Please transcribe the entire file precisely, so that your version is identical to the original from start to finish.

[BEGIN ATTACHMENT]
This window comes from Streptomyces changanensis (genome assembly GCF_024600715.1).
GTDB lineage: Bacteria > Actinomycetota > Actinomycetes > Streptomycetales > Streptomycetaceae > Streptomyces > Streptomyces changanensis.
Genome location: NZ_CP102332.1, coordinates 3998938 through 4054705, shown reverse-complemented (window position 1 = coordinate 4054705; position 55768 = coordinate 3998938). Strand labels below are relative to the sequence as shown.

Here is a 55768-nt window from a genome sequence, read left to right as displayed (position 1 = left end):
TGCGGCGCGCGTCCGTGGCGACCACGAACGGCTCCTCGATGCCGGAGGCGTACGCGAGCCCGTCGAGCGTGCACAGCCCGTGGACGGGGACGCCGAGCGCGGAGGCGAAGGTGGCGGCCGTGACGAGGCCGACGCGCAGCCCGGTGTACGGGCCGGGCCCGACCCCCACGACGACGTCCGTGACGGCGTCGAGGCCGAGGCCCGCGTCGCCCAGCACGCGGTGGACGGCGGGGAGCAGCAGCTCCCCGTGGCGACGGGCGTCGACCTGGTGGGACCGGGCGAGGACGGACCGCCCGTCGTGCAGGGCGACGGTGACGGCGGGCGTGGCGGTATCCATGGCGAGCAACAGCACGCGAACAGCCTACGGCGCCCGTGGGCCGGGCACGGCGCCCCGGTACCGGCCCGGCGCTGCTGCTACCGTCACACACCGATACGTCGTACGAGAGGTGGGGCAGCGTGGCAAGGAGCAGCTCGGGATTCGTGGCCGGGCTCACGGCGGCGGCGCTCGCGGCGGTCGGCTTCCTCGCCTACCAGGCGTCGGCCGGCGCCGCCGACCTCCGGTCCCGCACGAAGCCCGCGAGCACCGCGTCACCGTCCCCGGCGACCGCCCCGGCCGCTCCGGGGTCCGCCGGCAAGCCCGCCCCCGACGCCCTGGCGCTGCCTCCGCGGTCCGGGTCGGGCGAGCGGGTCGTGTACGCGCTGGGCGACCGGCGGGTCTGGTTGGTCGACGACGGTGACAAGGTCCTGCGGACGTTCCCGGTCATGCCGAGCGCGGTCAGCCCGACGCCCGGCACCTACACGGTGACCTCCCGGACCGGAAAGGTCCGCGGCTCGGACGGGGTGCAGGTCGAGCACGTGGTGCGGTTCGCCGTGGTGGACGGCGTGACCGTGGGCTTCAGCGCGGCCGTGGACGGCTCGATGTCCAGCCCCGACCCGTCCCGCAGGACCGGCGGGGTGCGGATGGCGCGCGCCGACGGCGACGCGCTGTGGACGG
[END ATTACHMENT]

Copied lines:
This window comes from Streptomyces changanensis (genome assembly GCF_024600715.1).
GTDB lineage: Bacteria > Actinomycetota > Actinomycetes > Streptomycetales > Streptomycetaceae > Streptomyces > Streptomyces changanensis.
Genome location: NZ_CP102332.1, coordinates 3998938 through 4054705, shown reverse-complemented (window position 1 = coordinate 4054705; position 55768 = coordinate 3998938). Strand labels below are relative to the sequence as shown.

Here is a 55768-nt window from a genome sequence, read left to right as displayed (position 1 = left end):
TGCGGCGCGCGTCCGTGGCGACCACGAACGGCTCCTCGATGCCGGAGGCGTACGCGAGCCCGTCGAGCGTGCACAGCCCGTGGACGGGGACGCCGAGCGCGGAGGCGAAGGTGGCGGCCGTGACGAGGCCGACGCGCAGCCCGGTGTACGGGCCGGGCCCGACCCCCACGACGACGTCCGTGACGGCGTCGAGGCCGAGGCCCGCGTCGCCCAGCACGCGGTGGACGGCGGGGAGCAGCAGCTCCCCGTGGCGACGGGCGTCGACCTGGTGGGACCGGGCGAGGACGGACCGCCCGTCGTGCAGGGCGACGGTGACGGCGGGCGTGGCGGTATCCATGGCGAGCAACAGCACGCGAACAGCCTACGGCGCCCGTGGGCCGGGCACGGCGCCCCGGTACCGGCCCGGCGCTGCTGCTACCGTCACACACCGATACGTCGTACGAGAGGTGGGGCAGCGTGGCAAGGAGCAGCTCGGGATTCGTGGCCGGGCTCACGGCGGCGGCGCTCGCGGCGGTCGGCTTCCTCGCCTACCAGGCGTCGGCCGGCGCCGCCGACCTCCGGTCCCGCACGAAGCCCGCGAGCACCGCGTCACCGTCCCCGGCGACCGCCCCGGCCGCTCCGGGGTCCGCCGGCAAGCCCGCCCCCGACGCCCTGGCGCTGCCTCCGCGGTCCGGGTCGGGCGAGCGGGTCGTGTACGCGCTGGGCGACCGGCGGGTCTGGTTGGTCGACGACGGTGACAAGGTCCTGCGGACGTTCCCGGTCATGCCGAGCGCGGTCAGCCCGACGCCCGGCACCTACACGGTGACCTCCCGGACCGGAAAGGTCCGCGGCTCGGACGGGGTGCAGGTCGAGCACGTGGTGCGGTTCGCCGTGGTGGACGGCGTGACCGTGGGCTTCAGCGCGGCCGTGGACGGCTCGATGTCCAGCCCCGACCCGTCCCGCAGGACCGGCGGGGTGCGGATGGCGCGCGCCGACGGCGACGCGCTGTGGACGG